What percentage of your income to do you live on?

What percentage of your income to do you live on?

In my balance transfer post I mentioned that I currently put a big chunk of money away for retirement. I’m married, have a mortgage, and a kid, and well things are starting to get a little tight when it comes to my finances. No longer are there piles of money sitting around in bank accounts that I don’t know what do to with. In fact our cash flow is pretty much dead even or even going in the wrong direction the last couple months.

Well I figured I’d just do a high level analysis of where our money goes.

I get paid bi-weekly and make $2196 before taxes. That comes out to roughly $57,000

Taxes – $401.82/check $10,447.32/yr or (18.3%)
Health Insurance $197.28/check or $5,129.28/yr or (9.0%)
Roth IRAs $8000/yr or (14.01%)
Roth 401k $10,000/yr or (17.51%)
Mortgage/Heloc ($15,600) or (27.32%)

If you add up all of those percentages you come up with 86.14% or in other words minus our house we live on 13.86% of my salary or $7,913.50. Wow my wife is awesome, there aren’t too many women in this world that would allow a family to living on such a small allowance each year. I guess I’m a cheap bastard. Now granted my wife does do some part time jobs like susbstitute teaching, singing for weddings, tutoring, etc and she does make roughly another $2-$3k a year, but still I’m pretty darn proud of what we’ve been able to accomplish. I’m sure if I added in diapers and food and gas there wouldn’t be a whole lot left, which means that we despite my complaining about the size of our credit card bill that I have to pay off each month we aren’t exactly living frivulously.

  • Unless I missed something…

    $2196 x 2 = $4,392 per month
    $4,392 x 12 = $52,704 per year

    So your percentages will be a few points off. Also, how are you only paying 18% in taxes per year? Do you have a business to write off expenses? Good update! Keep up the good work!

  • My Financial Journey

    I get paid bi-weekly not twice a month. So there are 26 pay periods in a year not the 24 you are calculating.

    52 months in year / 2 = 26 pay periods. (edit: should be 52 weeks)
    As far as taxes I am still in the 15% tax bracket and I do have state taxes of 6% I believe, but I have a house and a wife and a kid, so I believe I claim 3 deductions on my W-2/4 (whatever that form is called) and it ends up working out just about right as far as taxes are concerned.

    I believe my effective tax rate last year was actually much lower than 18%, but last year I was contributing to a regular 401k and this year it is a Roth 401k so more of my income will be subject to taxes…remember I’m married, but technically only have one income so the tax brackets are much higher for me than single people.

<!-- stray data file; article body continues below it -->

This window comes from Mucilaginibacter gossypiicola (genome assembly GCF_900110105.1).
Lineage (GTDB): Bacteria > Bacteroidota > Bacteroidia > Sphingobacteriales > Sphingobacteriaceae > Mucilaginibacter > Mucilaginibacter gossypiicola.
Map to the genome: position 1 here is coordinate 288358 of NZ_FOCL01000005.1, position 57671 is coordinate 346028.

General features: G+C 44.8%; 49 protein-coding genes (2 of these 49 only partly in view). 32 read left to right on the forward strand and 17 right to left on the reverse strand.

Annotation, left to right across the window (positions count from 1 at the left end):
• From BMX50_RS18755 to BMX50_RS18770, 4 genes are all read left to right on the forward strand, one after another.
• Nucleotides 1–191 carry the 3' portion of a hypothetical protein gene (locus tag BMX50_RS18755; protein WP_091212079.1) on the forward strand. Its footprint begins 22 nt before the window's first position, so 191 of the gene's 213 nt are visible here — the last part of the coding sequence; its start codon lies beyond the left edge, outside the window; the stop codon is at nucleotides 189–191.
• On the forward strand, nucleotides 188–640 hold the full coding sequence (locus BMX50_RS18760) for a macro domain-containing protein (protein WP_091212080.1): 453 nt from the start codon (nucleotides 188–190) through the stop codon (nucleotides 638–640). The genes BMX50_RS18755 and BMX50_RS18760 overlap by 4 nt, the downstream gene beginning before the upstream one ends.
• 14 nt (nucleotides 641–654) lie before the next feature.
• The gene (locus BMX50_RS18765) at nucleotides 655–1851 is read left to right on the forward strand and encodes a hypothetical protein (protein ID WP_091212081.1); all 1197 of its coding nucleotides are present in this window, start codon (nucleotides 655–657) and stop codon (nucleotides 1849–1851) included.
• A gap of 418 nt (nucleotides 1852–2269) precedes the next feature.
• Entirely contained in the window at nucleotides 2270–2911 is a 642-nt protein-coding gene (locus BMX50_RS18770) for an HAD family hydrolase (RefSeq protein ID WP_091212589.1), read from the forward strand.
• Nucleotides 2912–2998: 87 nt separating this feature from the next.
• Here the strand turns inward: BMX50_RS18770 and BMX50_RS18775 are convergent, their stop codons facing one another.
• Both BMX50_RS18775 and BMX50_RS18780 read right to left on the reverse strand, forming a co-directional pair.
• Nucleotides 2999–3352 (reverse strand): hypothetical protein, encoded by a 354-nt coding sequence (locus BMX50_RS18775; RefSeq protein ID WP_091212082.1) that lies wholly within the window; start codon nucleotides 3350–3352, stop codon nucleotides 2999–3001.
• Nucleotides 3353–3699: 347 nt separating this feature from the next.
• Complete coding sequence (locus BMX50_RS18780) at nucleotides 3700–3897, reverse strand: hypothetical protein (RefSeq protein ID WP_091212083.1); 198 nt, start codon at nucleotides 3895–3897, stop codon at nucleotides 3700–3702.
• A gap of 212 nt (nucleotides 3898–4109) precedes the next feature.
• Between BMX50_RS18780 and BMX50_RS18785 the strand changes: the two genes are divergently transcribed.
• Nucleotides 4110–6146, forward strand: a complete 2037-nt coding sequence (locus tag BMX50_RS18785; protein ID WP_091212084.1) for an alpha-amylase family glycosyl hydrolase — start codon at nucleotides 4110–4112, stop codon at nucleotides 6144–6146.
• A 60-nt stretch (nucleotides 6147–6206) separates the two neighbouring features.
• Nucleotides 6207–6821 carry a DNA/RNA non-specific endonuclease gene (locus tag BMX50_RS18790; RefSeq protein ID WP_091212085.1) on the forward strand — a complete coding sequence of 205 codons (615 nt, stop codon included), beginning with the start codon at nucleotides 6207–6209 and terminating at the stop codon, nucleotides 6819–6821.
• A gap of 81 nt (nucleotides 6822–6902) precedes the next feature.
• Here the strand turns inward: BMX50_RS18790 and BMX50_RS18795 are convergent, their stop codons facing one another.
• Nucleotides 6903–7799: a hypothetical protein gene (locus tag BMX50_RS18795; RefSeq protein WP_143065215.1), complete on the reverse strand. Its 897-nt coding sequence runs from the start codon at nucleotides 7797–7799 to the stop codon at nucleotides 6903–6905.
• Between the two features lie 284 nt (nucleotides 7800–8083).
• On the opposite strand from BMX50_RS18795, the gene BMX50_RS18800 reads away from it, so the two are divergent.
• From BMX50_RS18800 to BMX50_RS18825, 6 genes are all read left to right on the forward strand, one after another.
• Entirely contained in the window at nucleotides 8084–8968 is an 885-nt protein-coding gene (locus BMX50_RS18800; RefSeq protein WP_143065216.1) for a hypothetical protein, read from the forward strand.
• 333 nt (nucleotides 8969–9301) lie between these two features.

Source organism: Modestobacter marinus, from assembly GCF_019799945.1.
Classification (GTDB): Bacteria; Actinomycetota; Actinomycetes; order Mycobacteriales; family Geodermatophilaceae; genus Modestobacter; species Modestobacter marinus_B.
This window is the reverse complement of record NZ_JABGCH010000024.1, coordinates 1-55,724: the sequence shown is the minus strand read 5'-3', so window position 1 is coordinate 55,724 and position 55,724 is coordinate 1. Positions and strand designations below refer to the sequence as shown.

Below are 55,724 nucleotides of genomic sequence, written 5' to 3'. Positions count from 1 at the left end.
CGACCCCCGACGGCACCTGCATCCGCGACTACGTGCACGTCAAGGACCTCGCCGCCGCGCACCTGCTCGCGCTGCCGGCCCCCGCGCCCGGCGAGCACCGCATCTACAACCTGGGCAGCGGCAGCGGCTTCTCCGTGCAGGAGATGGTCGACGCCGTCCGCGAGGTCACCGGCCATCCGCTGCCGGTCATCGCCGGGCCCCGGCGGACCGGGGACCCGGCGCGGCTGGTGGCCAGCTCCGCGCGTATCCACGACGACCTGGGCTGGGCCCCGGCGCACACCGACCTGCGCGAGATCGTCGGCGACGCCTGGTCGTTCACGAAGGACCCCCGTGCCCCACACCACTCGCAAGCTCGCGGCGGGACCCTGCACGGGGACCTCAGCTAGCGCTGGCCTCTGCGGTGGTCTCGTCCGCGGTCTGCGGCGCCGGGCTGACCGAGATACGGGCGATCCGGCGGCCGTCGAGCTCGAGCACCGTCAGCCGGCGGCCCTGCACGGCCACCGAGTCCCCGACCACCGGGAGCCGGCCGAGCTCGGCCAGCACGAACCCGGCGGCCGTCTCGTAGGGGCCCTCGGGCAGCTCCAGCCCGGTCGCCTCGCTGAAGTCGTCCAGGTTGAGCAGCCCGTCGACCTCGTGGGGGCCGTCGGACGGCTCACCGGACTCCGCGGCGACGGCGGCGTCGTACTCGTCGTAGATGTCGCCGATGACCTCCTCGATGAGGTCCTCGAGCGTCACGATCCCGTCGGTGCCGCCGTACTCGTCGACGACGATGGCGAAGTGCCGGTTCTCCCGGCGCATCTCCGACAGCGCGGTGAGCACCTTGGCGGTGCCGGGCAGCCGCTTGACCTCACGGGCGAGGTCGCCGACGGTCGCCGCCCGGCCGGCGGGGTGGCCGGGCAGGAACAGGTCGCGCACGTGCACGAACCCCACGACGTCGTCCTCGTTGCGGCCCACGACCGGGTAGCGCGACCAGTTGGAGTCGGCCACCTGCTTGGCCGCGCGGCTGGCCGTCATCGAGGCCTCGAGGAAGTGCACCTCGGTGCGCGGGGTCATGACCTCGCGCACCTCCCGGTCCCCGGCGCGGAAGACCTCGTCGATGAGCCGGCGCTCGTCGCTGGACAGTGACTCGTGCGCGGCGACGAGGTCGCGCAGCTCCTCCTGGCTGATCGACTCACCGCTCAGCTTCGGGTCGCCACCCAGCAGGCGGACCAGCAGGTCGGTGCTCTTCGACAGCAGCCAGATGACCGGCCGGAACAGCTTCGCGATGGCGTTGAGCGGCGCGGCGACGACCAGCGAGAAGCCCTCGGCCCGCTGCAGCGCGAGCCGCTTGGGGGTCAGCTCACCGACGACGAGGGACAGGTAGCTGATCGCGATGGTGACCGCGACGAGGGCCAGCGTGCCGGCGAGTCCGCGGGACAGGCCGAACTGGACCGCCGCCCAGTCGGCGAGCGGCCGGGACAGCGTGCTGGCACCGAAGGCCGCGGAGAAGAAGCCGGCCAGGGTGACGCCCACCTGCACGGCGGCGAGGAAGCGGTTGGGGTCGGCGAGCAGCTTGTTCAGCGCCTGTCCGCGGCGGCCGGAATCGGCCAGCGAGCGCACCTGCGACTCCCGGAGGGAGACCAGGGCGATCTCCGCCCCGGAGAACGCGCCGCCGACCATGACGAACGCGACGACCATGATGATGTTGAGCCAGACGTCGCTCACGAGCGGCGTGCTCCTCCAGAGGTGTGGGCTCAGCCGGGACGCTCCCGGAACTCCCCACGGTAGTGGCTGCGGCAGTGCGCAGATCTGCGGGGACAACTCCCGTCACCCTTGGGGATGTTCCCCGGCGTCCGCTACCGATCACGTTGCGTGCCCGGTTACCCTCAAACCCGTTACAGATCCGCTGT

• Woo … this is awesome. If only i can save this much as a % of my income.

  • 52 months in a year? WOW! I’d have a 6-figure income if that was true!

  • err 52 weeks, but anyway the orignal calcs in the post are still correct

  • R

    I’m amazed. That’s probably around $700 per month (or $25 per day) for two adults and one child covering:

    home maintenance & repairs
    electricity bill
    gas/heating bill
    childcare-related expenses (vaccinations, diapers, formula, etc)
    car maintenance & repairs
    regular healthcare expenses
    phone bill (landline/VoIP/cell)
    Internet access (since you are a sys engineer)
    computer-related expenses (software, hardware, etc)
    emergency savings (liquid savings in an MMA)
    miscellaneous entertainment & vacation

    I’m simply amazed. A bad car repair can set someone back $1000 and blow through a month and a half of the $700/month budget. One $500 computer can take away a good chunk of one month’s budget. Birthday gifts and holiday gifts can also eat at the budget.

    How do you do it?!

  • R

    I just read that you went to a Packers game. Wouldn’t that also eat up something like 2 (or maybe 3) days of the monthly budget?

  • My Financial Journey

    Packers game was free. I got ticket as a thank you for helping a friends grandparents with their computer.

  • My Financial Journey


    I’ll try to address some of your expense questions

    food – I pack a lunch every day at work and we very rarely eat out. We also shop pretty frugally with coupons and only buy what we need. Also a young kid (16 months) really doesn’t eat too much and first year of life is free if you breast feed.